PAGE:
Stop The Scams Campaign Launched by IFB

A national campaign, called ‘Stop the Scams’, has been launched by the insurance industry to help the public spot signs of scams and report them to the Insurance Fraud Bureau (IFB) Cheatline following predictions that insurance fraud will rise.

Recent figures show fraudulent insurance claims rose by 5% in 2019 with many being linked to dangerous scams. There are concerns the current economic climate could see this figure rise further, following the 2008 recession where fraudulent insurance claims increased by 17%.

Currently at least one insurance scam takes place every minute in the UK, leaving victims devastated and costing honest consumers more than £3 billion each year.

To help protect the public and stop insurance scams rising, the IFB along with the Association of British Insurers (ABI) which represents the UK’s 200 insurers, and the City of London Police Insurance Fraud Enforcement Department (IFED), are launching the ‘Stop the Scams’ ad campaign which will see animated scam warnings rolled out across social media.

Common insurance scams highlighted by the campaign

Compensation scams

This is when a fraudster or unscrupulous firm contacts someone out of the blue to tell them they may be entitled to compensation.

If convinced, victims will hand over their personal details which can be used to steal their identity or bank funds, or they could be encouraged to take out a fraudulent insurance claim.

With record numbers out of work or losing money due to the disruption of Covid-19, these scammers may offer to recover financial losses incurred as a result of the pandemic.

‘Ghost Broker’ scams

A ‘Ghost Broker’ is a fraudster who poses as an insurance provider to target people who struggle financially with unrealistically cheap fraudulent insurance deals on social media.

These fraudsters are known for selling fake car insurance. However, with Covid-19 impacting so many people’s work and travel plans, ‘Ghost Brokers’ could also offer deals that claim to compensate further disruption.

‘Ghost Broker’ scams are rising. The IFB has seen its percentage of investigations into the issue double in recent years. Research also shows one in three 18-24 year-olds has seen a suspicious insurance advert on social media.

‘Crash for Cash’ scams

This involves a fraudster who intentionally drives dangerously (such as slamming on their brakes with a car close behind) to cause an innocent motorist to crash into them so they can claim for compensation.

With many people still getting back into the habit of driving after months of reduced activity, the risk of falling victim to a ‘Crash for Cash’ is higher if driving skills are not up to scratch.

One in every ten injury claims for a motor collision is linked to a suspected ‘Crash for Cash’. The scam often leaves victims injured and facing the loss of their no claims discount.

Ben Fletcher, Director of the IFB, said:

“With Covid-19 causing so many people to lose out financially it sadly means there are more opportunities for insurance scammers to exploit the vulnerable. These fraudsters don’t care who suffer – from the elderly to key workers, we’ve seen them get targeted.”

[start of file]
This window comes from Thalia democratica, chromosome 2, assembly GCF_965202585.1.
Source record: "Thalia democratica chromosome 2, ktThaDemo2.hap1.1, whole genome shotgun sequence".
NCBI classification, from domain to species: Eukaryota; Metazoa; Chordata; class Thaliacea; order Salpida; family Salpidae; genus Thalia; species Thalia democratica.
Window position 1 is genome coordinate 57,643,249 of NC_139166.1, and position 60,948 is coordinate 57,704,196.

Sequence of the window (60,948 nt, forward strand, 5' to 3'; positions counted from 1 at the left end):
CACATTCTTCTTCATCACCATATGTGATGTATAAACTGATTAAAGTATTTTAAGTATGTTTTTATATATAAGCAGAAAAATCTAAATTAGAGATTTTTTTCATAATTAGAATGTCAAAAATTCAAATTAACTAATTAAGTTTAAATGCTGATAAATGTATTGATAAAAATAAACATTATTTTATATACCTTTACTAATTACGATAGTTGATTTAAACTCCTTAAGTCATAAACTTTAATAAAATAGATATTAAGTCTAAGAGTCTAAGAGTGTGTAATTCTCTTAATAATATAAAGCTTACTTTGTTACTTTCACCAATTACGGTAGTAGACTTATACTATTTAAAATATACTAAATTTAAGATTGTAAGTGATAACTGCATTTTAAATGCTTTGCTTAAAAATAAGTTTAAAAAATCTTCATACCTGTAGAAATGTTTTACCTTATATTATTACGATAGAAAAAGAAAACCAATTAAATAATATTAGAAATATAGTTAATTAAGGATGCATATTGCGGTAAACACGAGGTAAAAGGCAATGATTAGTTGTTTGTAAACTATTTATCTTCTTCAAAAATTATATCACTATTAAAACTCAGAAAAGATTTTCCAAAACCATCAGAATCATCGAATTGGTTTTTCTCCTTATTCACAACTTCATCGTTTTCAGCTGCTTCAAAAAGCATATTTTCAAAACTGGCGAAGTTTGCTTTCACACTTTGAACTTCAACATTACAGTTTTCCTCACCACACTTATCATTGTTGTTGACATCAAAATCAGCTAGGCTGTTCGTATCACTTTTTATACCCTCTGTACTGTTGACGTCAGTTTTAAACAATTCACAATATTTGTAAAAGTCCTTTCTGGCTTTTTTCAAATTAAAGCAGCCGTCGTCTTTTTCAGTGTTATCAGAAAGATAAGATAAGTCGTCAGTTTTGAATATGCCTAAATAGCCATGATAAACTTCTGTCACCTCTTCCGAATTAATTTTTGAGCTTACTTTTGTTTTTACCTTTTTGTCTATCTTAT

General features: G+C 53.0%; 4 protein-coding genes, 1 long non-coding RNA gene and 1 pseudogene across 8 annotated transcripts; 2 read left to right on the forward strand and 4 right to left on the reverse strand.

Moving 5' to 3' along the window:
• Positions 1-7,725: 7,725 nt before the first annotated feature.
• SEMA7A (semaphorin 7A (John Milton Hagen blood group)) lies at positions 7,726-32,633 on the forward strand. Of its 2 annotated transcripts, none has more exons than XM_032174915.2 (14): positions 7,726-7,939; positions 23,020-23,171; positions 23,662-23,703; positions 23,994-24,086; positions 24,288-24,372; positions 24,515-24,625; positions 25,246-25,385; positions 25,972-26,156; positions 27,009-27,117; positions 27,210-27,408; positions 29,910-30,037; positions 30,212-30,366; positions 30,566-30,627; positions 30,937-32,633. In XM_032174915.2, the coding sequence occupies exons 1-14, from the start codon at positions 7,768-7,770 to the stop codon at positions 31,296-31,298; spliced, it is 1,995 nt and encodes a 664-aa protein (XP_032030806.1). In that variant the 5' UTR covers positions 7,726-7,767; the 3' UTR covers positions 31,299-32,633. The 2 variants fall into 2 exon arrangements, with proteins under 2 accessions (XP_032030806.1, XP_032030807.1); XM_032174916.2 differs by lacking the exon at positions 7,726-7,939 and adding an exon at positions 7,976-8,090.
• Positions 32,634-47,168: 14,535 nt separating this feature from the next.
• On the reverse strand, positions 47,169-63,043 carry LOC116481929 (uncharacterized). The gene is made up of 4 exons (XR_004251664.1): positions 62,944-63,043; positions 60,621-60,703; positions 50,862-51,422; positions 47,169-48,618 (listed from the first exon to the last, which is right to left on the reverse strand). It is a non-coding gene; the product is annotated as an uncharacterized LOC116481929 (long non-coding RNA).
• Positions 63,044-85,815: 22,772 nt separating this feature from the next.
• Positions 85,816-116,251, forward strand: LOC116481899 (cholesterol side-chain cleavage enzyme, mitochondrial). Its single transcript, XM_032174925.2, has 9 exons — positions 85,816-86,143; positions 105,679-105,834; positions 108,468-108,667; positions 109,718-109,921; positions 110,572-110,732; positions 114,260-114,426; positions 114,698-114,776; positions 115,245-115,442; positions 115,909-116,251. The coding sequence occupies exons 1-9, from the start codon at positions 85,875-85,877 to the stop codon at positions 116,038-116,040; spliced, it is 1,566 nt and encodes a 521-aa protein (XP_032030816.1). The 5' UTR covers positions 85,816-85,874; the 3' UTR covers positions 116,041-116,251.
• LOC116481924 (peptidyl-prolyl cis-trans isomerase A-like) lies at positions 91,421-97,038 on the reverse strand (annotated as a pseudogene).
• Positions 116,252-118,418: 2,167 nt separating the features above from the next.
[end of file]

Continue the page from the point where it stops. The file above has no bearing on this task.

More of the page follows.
“It’s never been more important to raise public awareness of insurance fraud which is why we’re launching the ‘Stop the Scams’ campaign. If anyone sees something that doesn’t look right, they should report it to the IFB Cheatline.”

Mark Allen, Fraud and Financial Crime Manager at ABI, said:

“Insurance fraud is no victimless crime. While the Coronavirus crisis has led to financial hardship for many, no one should think that committing an insurance fraud is a path to easy money. From getting a criminal record and possibly a jail sentence, to finding future insurance and other vital financial products like mortgages and loans, much harder to obtain and more expensive, the consequences of committing fraud will be severe and long-lasting. The industry makes no apology for its relentless pursuit of insurance cheats to protect genuine customers who end up footing the bill through their insurance premiums.”

Detective Superintendent Peter Ratcliffe, Head of the City of London Police’s Economic Crime Funded Units, said:

Fraudsters will use any opportunity to try and steal money from the public, including the exploitation of tragic events such as the current worldwide COVID-19 pandemic. We work effectively with the IFB, ABI and insurers to tackle insurance fraud, and our unit has continued the fight against criminals, despite the challenges posed by coronavirus.

“Our industry partners provide us with valuable intelligence to help us identify suspected fraudsters and carry out this enforcement activity, but we also rely on information from the public. As such, it’s vital people report to IFB’s Cheatline when they have information about a suspected insurance fraud or fraudster.”

Evidence of an insurance scam can be reported to the IFB’s confidential and anonymous Cheatline (powered by Crimestoppers) on 0800 422 0421 or online.

The IFB uses information from Cheatline reports to work with insurers, the police and industry watchdogs to help fight fraud, keep people safe and keep costs down.

About alastair walker 9024 Articles
20 years experience as a journalist and magazine editor. I'm your contact for press releases, events, news and commercial opportunities at Insurance-Edge.Net

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